I went on a day with overcast but still found the view really cool. I also arrived late in the day, around 4 p.m. so I got the cable car up all to myself! The cost for a round-trip is 130 HK.
*The last cable car back down the mountain is a 6 p.m.
Once you get to the top of the mountain you will walk through Ngong Ping Village. There will be lots of touristy stores and souvenir shops here. Continue through the village and down the Bodhi path to the entrance of the Big Buddha.
Tai O fishing Village
This village is unique because there are houses built on stilts above the water. There isn’t a lot to do here but it is an interesting place in Hong Kong to see.
It is a lot less touristy than the Big Buddha and has a calmness that is hard to find in Hong Kong. It is also a great place if you are into photography.
How to get Here:
- From the Big Buddha/ Ngong Ping Village: Bus 21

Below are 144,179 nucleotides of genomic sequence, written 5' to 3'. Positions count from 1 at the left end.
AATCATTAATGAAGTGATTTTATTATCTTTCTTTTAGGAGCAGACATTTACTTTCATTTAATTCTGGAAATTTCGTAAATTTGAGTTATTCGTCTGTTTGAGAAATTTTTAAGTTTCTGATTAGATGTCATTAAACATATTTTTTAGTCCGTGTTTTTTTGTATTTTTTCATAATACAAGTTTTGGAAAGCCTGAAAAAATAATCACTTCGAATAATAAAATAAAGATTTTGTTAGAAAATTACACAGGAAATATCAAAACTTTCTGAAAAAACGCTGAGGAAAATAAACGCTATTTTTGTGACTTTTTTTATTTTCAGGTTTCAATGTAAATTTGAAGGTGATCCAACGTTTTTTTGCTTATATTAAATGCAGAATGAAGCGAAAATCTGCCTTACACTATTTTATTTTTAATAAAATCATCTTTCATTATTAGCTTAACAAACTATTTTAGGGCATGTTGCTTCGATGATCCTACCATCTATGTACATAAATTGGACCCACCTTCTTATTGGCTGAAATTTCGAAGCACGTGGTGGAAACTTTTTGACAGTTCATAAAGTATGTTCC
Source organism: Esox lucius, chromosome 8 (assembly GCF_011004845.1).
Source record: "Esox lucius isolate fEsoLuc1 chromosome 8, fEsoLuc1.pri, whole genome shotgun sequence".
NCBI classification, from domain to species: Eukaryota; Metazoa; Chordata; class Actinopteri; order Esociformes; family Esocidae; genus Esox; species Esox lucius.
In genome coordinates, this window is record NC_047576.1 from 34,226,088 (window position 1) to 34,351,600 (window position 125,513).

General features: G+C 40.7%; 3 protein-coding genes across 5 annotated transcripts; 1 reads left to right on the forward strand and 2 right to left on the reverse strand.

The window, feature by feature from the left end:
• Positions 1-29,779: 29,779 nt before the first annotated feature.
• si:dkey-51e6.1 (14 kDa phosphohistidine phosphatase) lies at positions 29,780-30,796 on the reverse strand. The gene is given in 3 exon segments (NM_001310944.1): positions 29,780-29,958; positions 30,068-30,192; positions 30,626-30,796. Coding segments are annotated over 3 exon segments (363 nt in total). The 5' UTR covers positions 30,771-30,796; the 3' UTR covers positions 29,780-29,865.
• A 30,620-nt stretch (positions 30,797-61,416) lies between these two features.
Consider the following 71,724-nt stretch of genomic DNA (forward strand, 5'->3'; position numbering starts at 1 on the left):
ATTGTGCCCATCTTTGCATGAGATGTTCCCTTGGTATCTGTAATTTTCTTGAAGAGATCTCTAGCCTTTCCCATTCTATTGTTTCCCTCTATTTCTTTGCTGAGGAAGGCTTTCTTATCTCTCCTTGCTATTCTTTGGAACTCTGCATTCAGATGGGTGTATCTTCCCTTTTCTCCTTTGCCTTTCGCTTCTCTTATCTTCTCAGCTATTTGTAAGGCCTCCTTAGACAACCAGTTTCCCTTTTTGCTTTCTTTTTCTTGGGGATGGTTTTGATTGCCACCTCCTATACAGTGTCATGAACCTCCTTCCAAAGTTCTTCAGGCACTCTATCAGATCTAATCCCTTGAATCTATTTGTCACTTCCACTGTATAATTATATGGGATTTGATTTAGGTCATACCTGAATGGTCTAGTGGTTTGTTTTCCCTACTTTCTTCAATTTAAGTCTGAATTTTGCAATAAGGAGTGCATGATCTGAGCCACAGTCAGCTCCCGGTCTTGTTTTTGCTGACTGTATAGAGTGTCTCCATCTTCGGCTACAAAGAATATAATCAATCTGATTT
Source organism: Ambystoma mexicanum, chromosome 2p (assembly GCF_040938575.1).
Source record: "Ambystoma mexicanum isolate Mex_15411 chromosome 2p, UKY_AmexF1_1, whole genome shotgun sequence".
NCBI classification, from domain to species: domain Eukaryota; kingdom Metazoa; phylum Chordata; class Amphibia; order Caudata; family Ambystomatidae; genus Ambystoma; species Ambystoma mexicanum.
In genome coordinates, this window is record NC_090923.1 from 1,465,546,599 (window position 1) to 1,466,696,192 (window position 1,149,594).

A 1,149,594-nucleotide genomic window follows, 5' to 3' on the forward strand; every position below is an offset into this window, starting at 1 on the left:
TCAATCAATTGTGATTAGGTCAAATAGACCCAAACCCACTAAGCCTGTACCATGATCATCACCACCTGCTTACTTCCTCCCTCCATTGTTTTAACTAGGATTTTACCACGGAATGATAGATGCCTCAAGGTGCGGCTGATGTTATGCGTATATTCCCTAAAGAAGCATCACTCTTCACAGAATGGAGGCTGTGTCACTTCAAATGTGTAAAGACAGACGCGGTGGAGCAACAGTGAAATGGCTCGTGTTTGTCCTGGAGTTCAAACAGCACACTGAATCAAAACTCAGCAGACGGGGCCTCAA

- From Tung Chung Station/City Gate: Bus 11
*The bus ride is about one hour.
Hike Dragon’s Back
The next morning I woke up early…okay not that early, to go hiking. We headed to the famous Dragons Back Mountain. Once you are on the hike you will realize where it gets its name from. The rolling hills look like the back of a dragon. I also noticed a lot of red stones on the trail and I couldn’t help but wonder if that also helped with the name.
The first part of the hike is the steepest. It’s not so much that it is hard but if you go in the middle of summer you will be so hot and sweaty. We were absolutely dripping in sweat. Everyone was afraid that it was going to rain that day but I was so hot that I was praying it would.